The Grateful Dead: Pioneering Inbound MarketersTake a lesson from the iconic band by offering your content free of charge and then turning it into revenue
October 05, 2010
by Brian Halligan
People attending a Grateful Dead concert for the first time were often surprised to see the forest of professional-grade microphones rising to the sky from the audience. Tapers, as these Dead Heads were known, (lawfully) recorded Dead shows using their own equipment.
Dead fans had been taping shows since the early days of the band in the mid 1960s. Of the more than 2,300 shows the Dead played, approximately 2,200 were taped, but as the band’s success grew, so did the number of tapers, which caused problems. Concertgoers began complaining about the way microphones blocked sight lines to the stage.
Rather than banning taping, the band innovated by setting up designated taping sections at concerts. In return for sanctioning taping, the band requested that tapers refrain from selling tapes to other fans or using them for other commercial purposes—but it did encourage them to make copies to give away to their friends.
As a result, thousands of folks like me would return from a series of concerts with tapes of the shows. I’d pick the best show and make copies for all my friends. My friends would play these tapes over and over in their dorms and end up infecting others with a love for the music (and culture), which would turn hundreds of new folks into Grateful Dead ticket buyers. Each tape became a viral magnet that pulled in new customers. The more concerts they played, the more viral magnets sprang up.
Rather than prevent their audience from taping their concerts, as every other band did, the Dead set it free and encouraged tapers, hence sparking a revolution. You’d think giving their music away would have dampened their success; instead, the freebies propagated it. Even though people could get the Grateful Dead product for free, the band found itself playing in larger and larger stadiums as the fan base swelled and album sales accelerated: 19 gold albums, six platinum, and four multiplatinum.
What kind of marketing lesson can we take away from the Grateful Dead? While it’s true great companies have traditionally built themselves by pouring huge dollars into advertising their way into your office (cold calls), computer (spam), and home (TV ads), your marketplace feels increasingly sick and tired of being marketed to—and is getting better and better at blocking out interruptions with such tools as Caller ID, spam protection, and digital video recorders.
So how the heck can you reach your marketplace today if it’s shutting us marketers out? Potential consumers of your products may have stopped listening to your ads, but fortunately they have changed the way they learn about new products. They find out about them via search engines, blogs, and social media sites.
Make It Remarkable; Give It Away
To reach your target audience, take a page from the Grateful Dead’s playbook. Match the way you market with the way prospective customers do their shopping and learning. Create tons of remarkable, free content, such as blogs, videos, white papers, and e-books, and encourage your marketplace to share all this via social media.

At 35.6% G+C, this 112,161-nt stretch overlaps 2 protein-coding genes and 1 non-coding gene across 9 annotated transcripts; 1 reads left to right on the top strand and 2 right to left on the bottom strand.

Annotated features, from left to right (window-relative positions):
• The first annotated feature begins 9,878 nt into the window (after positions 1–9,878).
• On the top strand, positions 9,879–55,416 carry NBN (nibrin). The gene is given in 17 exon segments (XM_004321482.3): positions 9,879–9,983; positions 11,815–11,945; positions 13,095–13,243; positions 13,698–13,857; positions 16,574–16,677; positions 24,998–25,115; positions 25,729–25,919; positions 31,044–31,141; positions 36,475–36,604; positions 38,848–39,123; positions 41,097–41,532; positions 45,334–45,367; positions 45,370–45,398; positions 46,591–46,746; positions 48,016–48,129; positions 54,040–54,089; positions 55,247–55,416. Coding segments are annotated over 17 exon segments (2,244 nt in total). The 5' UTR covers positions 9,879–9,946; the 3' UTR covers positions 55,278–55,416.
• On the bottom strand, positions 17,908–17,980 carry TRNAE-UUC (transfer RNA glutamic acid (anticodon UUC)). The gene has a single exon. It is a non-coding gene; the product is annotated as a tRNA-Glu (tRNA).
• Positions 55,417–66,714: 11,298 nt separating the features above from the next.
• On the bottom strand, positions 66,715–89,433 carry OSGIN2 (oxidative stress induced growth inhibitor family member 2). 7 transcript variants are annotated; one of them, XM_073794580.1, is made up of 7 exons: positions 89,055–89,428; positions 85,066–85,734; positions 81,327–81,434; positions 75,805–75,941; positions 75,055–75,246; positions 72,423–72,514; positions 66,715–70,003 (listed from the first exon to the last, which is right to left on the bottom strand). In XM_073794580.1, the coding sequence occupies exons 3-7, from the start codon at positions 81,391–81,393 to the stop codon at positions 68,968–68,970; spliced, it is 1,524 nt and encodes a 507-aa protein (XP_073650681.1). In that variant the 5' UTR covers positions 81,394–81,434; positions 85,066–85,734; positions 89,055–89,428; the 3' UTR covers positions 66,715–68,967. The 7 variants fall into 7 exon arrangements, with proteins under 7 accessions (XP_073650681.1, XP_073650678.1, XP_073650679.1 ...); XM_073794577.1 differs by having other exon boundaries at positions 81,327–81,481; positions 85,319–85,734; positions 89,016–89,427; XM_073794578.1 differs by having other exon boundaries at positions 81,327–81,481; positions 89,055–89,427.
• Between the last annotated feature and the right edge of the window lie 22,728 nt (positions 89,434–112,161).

Giving away free content sounds counterintuitive, but it works. Each piece of content you create attracts links from other websites. Those links send you traffic and inform Google (GOOG) how important you are and move that piece of content up the rankings.
Each piece of content acts as a viral magnet that attracts potential customers to your business. These mini-magnets are cumulative. The pieces of content you create never go away. They continue to get links and rank in the search engines and behave much like compounding interest in your 401k account.
One comment we frequently hear from smaller companies, especially those that sell ideas or services, is that if you give away your ideas “for free” (i.e. via blogs, white papers, videos, etc.), buyers have no incentive to do business with you. The exact opposite is true: When you give content or small pieces of your product away, it attracts more interest and opens up the top of your marketing funnel in a dramatic way. Businesses that lament they have too few leads will find that giving away content will generate more leads than they know what to do with.
Ultimately, the company that regularly produces content and makes it free for the taking sees its revenue grow as “followers” become customers. It worked for the Dead, and it can work for you, too. Here’s a to-do list:
1. Create a wonderful e-book about your industry (not your product) that people will want to share with others.
2. Create a brilliant video about how your industry will evolve over the next 10 years and post it on your blog and YouTube.
3. Do an industry survey to collect information about some interesting topic and create a remarkable report on it that your industry will love.
4. Find a low-cost developer (Rentacoder.com is one) and build some sort of an application for the iPhone (AAPL) or the Web that will give your market great pleasure.
5. Write a fantastic blog article once a week about your industry (not your product).